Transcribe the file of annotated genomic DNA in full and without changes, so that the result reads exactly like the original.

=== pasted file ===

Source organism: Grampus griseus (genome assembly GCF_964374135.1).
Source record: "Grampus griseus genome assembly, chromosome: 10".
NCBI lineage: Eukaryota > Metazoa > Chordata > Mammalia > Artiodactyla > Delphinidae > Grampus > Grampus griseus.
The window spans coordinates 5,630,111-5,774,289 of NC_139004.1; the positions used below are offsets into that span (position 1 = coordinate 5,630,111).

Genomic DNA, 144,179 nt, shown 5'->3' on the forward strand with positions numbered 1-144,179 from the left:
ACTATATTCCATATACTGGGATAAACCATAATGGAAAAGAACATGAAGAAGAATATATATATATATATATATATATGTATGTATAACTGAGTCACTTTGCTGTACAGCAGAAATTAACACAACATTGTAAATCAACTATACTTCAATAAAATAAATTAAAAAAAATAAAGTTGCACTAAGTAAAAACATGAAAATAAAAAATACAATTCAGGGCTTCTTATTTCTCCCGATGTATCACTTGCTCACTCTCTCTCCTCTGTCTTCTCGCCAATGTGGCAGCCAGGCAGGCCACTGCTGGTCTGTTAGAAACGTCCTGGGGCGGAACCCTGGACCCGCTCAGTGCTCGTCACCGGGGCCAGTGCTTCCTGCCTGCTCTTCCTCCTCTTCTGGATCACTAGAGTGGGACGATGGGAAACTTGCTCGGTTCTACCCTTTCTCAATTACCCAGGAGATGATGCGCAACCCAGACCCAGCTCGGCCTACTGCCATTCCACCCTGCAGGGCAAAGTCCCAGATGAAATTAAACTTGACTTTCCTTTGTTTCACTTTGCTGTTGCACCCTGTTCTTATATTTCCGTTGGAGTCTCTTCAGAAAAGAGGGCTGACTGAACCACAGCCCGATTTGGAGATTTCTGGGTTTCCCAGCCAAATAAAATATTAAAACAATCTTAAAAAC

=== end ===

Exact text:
Source organism: Grampus griseus (genome assembly GCF_964374135.1).
Source record: "Grampus griseus genome assembly, chromosome: 10".
NCBI lineage: Eukaryota > Metazoa > Chordata > Mammalia > Artiodactyla > Delphinidae > Grampus > Grampus griseus.
The window spans coordinates 5,630,111-5,774,289 of NC_139004.1; the positions used below are offsets into that span (position 1 = coordinate 5,630,111).

Genomic DNA, 144,179 nt, shown 5'->3' on the forward strand with positions numbered 1-144,179 from the left:
ACTATATTCCATATACTGGGATAAACCATAATGGAAAAGAACATGAAGAAGAATATATATATATATATATATATATGTATGTATAACTGAGTCACTTTGCTGTACAGCAGAAATTAACACAACATTGTAAATCAACTATACTTCAATAAAATAAATTAAAAAAAATAAAGTTGCACTAAGTAAAAACATGAAAATAAAAAATACAATTCAGGGCTTCTTATTTCTCCCGATGTATCACTTGCTCACTCTCTCTCCTCTGTCTTCTCGCCAATGTGGCAGCCAGGCAGGCCACTGCTGGTCTGTTAGAAACGTCCTGGGGCGGAACCCTGGACCCGCTCAGTGCTCGTCACCGGGGCCAGTGCTTCCTGCCTGCTCTTCCTCCTCTTCTGGATCACTAGAGTGGGACGATGGGAAACTTGCTCGGTTCTACCCTTTCTCAATTACCCAGGAGATGATGCGCAACCCAGACCCAGCTCGGCCTACTGCCATTCCACCCTGCAGGGCAAAGTCCCAGATGAAATTAAACTTGACTTTCCTTTGTTTCACTTTGCTGTTGCACCCTGTTCTTATATTTCCGTTGGAGTCTCTTCAGAAAAGAGGGCTGACTGAACCACAGCCCGATTTGGAGATTTCTGGGTTTCCCAGCCAAATAAAATATTAAAACAATCTTAAAAAC